I looked into using I-joist on a job once and it was cost prohibitive compared to a truss system on the labor side. I have yet to see anyone around here using them on a typical load roof set-up.
    From the picture it looks like they would have needed to move the B-vent over about an inch to not cut the I-joist. So much for a project management or thinking carpenters.

    www.aic-chicago.com
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  10. #10
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    Default Re: Can you use I-Joists in an Attic as Rafters?

    It's not too unusual to see that here, especially for the vaulted ceiling application. To get R-38, you need the depth of a TJI or similar instead of the traditional 2x12. The other advice on cuts, stiffener blocks, etc is all good. The manufacturer's instructions are what you'll need to reference.

    Jim Robinson
    New Mexico, USA

  11. #11
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    Default Re: Can you use I-Joists in an Attic as Rafters?

    Quote Originally Posted by Markus Keller View Post
    From the picture it looks like they would have needed to move the B-vent over about an inch to not cut the I-joist. So much for a project management or thinking carpenters.

    Markus,

    I suspect the I-joist was there first.

    That would mean thinking persons installing the B vent.

    But ... wait ... we did not have any elbows on the truck and we get paid piece work, if it is not done, we don't get paid, so ... we did it, then got paid. The aftermath is *your* problem.

    Jerry Peck, Construction / Litigation Consultant
    Construction Litigation Consultants, LLC ( www.ConstructionLitigationConsultants.com )
    www.AskCodeMan.com

  12. #12
    Richard Franklin's Avatar
    Richard Franklin Guest

    Default Re: Can you use I-Joists in an Attic as Rafters?

    I find this interesting. Having worked for Trus-Joist Corporation (inventer of the I-Joist) in its wee days back int he late 1960's and early 70's I find this interesting. After I developed JMD and could no longer design, my job with TJ was to go around and help Architects and Engineers design floor and roof systems. Some of the details used today are those that I developed back in those days.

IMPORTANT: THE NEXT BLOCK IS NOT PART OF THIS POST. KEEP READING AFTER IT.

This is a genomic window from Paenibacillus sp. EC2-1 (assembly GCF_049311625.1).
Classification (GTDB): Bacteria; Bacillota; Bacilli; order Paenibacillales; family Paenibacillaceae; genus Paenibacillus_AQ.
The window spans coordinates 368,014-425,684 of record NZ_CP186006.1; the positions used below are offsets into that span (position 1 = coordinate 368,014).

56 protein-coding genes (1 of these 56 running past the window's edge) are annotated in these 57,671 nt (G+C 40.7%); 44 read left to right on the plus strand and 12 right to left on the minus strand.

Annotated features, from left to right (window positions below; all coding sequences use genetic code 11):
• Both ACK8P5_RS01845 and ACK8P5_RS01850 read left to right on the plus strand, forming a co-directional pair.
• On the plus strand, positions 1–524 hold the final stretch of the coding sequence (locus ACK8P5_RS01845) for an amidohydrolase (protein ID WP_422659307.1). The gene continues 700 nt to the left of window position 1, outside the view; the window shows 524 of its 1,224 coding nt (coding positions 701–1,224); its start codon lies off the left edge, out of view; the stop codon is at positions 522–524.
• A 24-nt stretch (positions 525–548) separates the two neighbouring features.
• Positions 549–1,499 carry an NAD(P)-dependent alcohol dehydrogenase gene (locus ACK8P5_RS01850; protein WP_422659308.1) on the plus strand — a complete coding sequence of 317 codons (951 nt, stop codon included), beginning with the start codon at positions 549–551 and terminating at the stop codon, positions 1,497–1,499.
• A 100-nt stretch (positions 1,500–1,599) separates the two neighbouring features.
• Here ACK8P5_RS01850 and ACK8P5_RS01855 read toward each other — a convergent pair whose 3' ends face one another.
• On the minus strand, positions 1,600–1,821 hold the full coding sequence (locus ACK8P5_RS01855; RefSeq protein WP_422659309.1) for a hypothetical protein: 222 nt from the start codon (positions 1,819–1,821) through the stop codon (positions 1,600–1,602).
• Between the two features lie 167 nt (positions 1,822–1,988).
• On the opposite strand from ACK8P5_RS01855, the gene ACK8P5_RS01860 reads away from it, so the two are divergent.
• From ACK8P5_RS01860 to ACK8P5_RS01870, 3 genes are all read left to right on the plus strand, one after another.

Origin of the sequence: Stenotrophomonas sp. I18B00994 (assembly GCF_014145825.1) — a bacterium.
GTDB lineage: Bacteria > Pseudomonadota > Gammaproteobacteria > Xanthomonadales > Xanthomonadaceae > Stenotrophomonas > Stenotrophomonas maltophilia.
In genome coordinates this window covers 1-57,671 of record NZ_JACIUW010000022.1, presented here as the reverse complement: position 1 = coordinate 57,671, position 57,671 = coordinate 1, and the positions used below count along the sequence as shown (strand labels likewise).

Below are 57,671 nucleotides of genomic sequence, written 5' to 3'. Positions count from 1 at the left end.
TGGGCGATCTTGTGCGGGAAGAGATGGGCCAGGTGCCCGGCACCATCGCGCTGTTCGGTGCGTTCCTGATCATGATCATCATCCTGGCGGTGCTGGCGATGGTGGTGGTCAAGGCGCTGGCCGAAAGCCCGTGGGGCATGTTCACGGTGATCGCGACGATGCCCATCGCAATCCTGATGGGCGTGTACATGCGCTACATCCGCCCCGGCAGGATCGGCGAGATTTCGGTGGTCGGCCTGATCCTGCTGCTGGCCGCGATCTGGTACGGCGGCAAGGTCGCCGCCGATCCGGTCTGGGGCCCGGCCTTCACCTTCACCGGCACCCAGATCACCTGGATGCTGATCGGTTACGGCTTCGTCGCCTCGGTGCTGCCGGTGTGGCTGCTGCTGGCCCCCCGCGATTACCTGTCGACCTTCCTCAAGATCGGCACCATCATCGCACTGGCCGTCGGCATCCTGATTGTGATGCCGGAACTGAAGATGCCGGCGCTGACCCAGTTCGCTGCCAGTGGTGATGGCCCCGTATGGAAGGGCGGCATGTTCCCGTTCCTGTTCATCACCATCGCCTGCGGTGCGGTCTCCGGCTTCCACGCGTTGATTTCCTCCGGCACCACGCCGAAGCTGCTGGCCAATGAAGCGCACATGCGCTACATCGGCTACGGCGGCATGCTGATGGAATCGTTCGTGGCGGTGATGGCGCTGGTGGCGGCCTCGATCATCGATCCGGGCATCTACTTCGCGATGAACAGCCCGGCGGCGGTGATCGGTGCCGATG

1st. the Cutting of the top and bottom chords on the truss is a no no.
    In this case there is no truss. It needs to be replaced by nesting another TJI next it. Connecting the two together with web stiffeners. This needs to be engineered by the Engineer of Record and the Manufacturer. This is a construction defect.

    2nd. You need to check for the bearing support. There has to be full bearing support on the bottom of the wall and the top. Also a metal connector used on the bottom of the wall and a connector and strap used on the top. To get a full bearing support we would design and used a cant strip plate cut to the pitch of the roof which was placed on the top plate.

    3rd. Shear panels at both the top and bottom bearing.

    4th. Metal 'X' bridging continues through the span.

    5th. Care has to be used in the number of holes cut into the joist. NO cutting into the chords. Depending on the span length, you can larger holes as you get closer to the middle of the joist. Check the table. And only one hole. I once had one where the HVAC people could not get the flex duct to work. 18 inch in a 14 inch TJI, that they cut ovals into the joist.

    6th. TJI's can be used as any framing material. Just make sure you follow the details from APA or the manufacturer. And make sure the builder follows them as well. The 3 "B's". "Bearing, Bridging and Brackets (connectors)."